The government concedes that the challenged instruction was erroneous, but urges that in the face of what it contends to be overwhelming evidence of guilt and in the absence of a timely objection there was no fundamental unfairness which would warrant our setting the conviction aside. We conclude, however, that the trial court's error in instructing the jury that they may find McFarland guilty of conspiracy to violate section 2314 requires our intervention. Although errors that are constitutional in nature may not be plain error per se, Chapman v. California, 386 U.S. 18, 87 S.Ct. 824, 17 L.Ed.2d 705 (1967); United States v. Bates, 512 F.2d 56 (5th Cir. 1975), "there are some constitutional rights so basic to a fair trial that their infraction can never be treated as harmless . . . ." 386 U.S. at 23, 87 S.Ct. at 827-28. The right of a defendant to be tried under an indictment presented solely by a grand jury is one such right. Ex Parte Bain excluded the notion of a non-prejudicial amendment to the indictment, and since that time, the concept of harmless error has not been applied to amendments. Gaither v. United States, 134 U.S.App.D.C. 154, 413 F.2d 1061 (1969). Because the trial court committed plain error in instructing the jury with respect to the only charge of which he was found guilty, we reverse as to McFarland.
Denial of Continuance
Appellant Carroll complains of prejudice resulting from the trial court's denial of his motions for continuance. Disposition of such motions is vested in the sound discretion of the trial court. Its ruling will not be disturbed on appeal, except upon a clear showing of abuse. Avery v. Alabama,308 U.S. 444, 60 S.Ct. 321, 84 L.Ed. 377 (1940); United States v. Uptain,531 F.2d 1281 (5th Cir. 1976); United States v. Moriarty, 497 F.2d 486 (5th Cir. 1974). Whether such abuse will be found is to be decided on a "case by case basis in light of the circumstances presented." 531 F.2d at 1285. The reviewing court will especially examine the reasons for continuance given at the time the request is denied. Ungar v. Sarafite, 376 U.S. 575, 84 S.Ct. 841, 11 L.Ed.2d 921 (1964); McKinney v. Wainwright, 488 F.2d 28 (5th Cir.), Cert. denied, 416 U.S. 973, 94 S.Ct. 1998, 40 L.Ed.2d 562 (1974).
Two grounds were asserted by Carroll to support his motion for continuance: insufficient time for full and adequate preparation of the defense, and a conflict in the commitments of Carroll's attorney, who was scheduled to try a case in a Colorado state court on an unrelated matter the same day appellant's trial was to have begun in Dallas.
This court has established several factors to be considered in evaluating claims of inadequate preparation time. Some of them include the amount of time available for preparation, the likelihood of prejudice resulting from denial, the complexity of the case, and the adequacy of the defense actually provided at trial. United States v. Uptain, supra, at 1286.
Applying these criteria to the present case, we find that the denial of continuance did not constitute an abuse of discretion. From the time that his firm was first contacted by Carroll, counsel had almost six weeks to get ready for trial. There were also numerous recesses granted during trial which extended actual preparation time. Carroll shows no area which he would have investigated further or in which his counsel would have been better prepared had he been allowed additional time for preparation.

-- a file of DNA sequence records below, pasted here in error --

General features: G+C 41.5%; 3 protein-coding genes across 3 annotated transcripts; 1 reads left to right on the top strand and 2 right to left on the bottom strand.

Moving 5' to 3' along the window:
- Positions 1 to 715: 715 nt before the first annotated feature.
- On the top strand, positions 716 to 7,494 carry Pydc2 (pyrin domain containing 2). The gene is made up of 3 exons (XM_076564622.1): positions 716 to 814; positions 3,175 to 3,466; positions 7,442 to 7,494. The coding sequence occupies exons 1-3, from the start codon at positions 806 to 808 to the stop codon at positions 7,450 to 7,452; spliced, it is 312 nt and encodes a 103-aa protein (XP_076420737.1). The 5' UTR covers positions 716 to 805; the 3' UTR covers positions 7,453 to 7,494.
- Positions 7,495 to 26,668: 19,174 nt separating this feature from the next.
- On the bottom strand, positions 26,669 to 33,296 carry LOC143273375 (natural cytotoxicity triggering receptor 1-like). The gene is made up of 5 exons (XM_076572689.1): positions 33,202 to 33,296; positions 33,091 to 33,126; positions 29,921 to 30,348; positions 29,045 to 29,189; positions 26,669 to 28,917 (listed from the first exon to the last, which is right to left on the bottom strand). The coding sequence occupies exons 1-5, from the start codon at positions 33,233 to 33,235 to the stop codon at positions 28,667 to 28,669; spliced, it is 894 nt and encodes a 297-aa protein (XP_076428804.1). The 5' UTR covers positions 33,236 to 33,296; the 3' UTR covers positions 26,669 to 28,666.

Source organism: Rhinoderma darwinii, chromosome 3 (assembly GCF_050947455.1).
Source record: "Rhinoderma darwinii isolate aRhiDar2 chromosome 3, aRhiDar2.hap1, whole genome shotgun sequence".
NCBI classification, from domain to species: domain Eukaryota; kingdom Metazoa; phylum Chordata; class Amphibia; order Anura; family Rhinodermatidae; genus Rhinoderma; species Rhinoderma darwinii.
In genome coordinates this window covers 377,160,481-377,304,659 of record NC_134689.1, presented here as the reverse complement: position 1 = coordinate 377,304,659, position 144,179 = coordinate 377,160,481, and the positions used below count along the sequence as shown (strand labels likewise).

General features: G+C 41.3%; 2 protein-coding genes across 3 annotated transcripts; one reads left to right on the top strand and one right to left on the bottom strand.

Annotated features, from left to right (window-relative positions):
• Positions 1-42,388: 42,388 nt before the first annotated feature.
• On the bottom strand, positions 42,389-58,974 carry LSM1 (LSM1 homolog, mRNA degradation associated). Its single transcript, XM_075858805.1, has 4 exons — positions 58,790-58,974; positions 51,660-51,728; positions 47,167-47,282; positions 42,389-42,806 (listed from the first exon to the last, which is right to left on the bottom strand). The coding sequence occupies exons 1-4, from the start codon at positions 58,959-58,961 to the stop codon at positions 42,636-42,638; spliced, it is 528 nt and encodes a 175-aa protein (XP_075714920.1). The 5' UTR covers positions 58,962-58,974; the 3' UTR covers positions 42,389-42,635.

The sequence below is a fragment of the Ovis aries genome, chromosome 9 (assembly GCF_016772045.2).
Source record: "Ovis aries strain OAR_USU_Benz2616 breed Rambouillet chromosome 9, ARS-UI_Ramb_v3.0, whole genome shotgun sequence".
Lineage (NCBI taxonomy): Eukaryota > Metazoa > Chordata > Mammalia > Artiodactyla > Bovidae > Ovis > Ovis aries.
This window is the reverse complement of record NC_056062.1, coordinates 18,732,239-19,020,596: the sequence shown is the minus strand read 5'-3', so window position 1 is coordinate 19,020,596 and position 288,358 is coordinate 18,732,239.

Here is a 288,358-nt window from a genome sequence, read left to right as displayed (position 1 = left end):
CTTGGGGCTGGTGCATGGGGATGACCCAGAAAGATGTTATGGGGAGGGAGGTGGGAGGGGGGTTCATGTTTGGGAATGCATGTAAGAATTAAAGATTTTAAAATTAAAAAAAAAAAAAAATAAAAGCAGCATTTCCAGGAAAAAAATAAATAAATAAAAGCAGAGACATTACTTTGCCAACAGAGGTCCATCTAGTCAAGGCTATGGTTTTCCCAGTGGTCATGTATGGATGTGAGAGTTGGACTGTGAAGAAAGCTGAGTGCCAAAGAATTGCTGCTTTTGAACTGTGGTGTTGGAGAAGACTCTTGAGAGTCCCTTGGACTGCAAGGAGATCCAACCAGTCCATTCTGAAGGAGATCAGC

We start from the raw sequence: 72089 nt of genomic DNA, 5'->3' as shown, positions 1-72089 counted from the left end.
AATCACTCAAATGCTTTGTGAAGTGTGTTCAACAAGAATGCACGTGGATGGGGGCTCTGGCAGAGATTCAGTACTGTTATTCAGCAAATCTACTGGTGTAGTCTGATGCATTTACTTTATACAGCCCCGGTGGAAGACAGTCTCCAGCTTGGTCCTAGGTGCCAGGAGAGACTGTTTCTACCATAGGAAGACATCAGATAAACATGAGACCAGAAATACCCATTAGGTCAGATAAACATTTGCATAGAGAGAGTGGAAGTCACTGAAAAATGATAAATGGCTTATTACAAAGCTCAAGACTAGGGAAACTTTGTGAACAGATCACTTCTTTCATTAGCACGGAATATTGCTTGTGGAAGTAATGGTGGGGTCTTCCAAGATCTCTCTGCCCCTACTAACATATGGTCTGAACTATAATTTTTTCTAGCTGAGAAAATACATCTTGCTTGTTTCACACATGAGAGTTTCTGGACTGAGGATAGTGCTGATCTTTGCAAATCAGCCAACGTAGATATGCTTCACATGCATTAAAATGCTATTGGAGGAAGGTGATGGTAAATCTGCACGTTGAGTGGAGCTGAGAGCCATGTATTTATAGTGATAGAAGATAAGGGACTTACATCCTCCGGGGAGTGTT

Carroll's attorney revealed a conflicting commitment for the first time six days before trial, and was allowed to withdraw. Withdrawal, however, was predicated upon Carroll's having counsel at trial, and permitted with the understanding that the withdrawal would not delay the proceedings. See generally, United States v. Dilworth, 524 F.2d 470 (5th Cir. 1975); United States v. Sexton, 473 F.2d 512 (5th Cir. 1973). The attorney was ordered to appear on behalf of Carroll when it became apparent that such defendant otherwise would be unrepresented at trial. In Uptain we held, "(W)here there is a substantial basis for a continuance, the attorney should present the claim as early as possible." 531 F.2d at 1290-1291. When the conflict in question was first mentioned in defendant's second motion for continuance, the government witnesses had been subpoenaed, and at least one of the co-defendants, McFarland, was ready to proceed.
Despite the denial of the motions for continuance, Carroll was ably and effectively represented at trial. The record discloses that his attorney was well acquainted with the facts of the case, and thoroughly cross-examined the witnesses. He clearly met the standard for effective assistance of counsel mandated by the sixth amendment. See United States v. Simpson, 460 F.2d 1321 (5th Cir. 1972).
We are unable to conclude that the ruling of the district court was not a "reasonable resolution of the various factors confronting (it)." 531 F.2d at 1291. We therefore must uphold the lower court's action even though we may view its ruling as a harsh one.
Sufficiency of Evidence
Wilson and Carroll contend that the evidence is insufficient to sustain convictions on the conspiracy, securities fraud, and mail fraud counts of the indictment. The test for sufficiency is whether "reasonable minds could conclude that the evidence is inconsistent with the hypothesis of the accused's innocence." United States v. Warner, 441 F.2d 821, 825 (5th Cir.), Cert. denied, 404 U.S. 829, 92 S.Ct. 65, 30 L.Ed.2d 58 (1971). On appeal the determination is to be made in the light most favorable to the government. Glasser v. United States, 315 U.S. 60, 62 S.Ct. 457, 86 L.Ed. 680 (1942).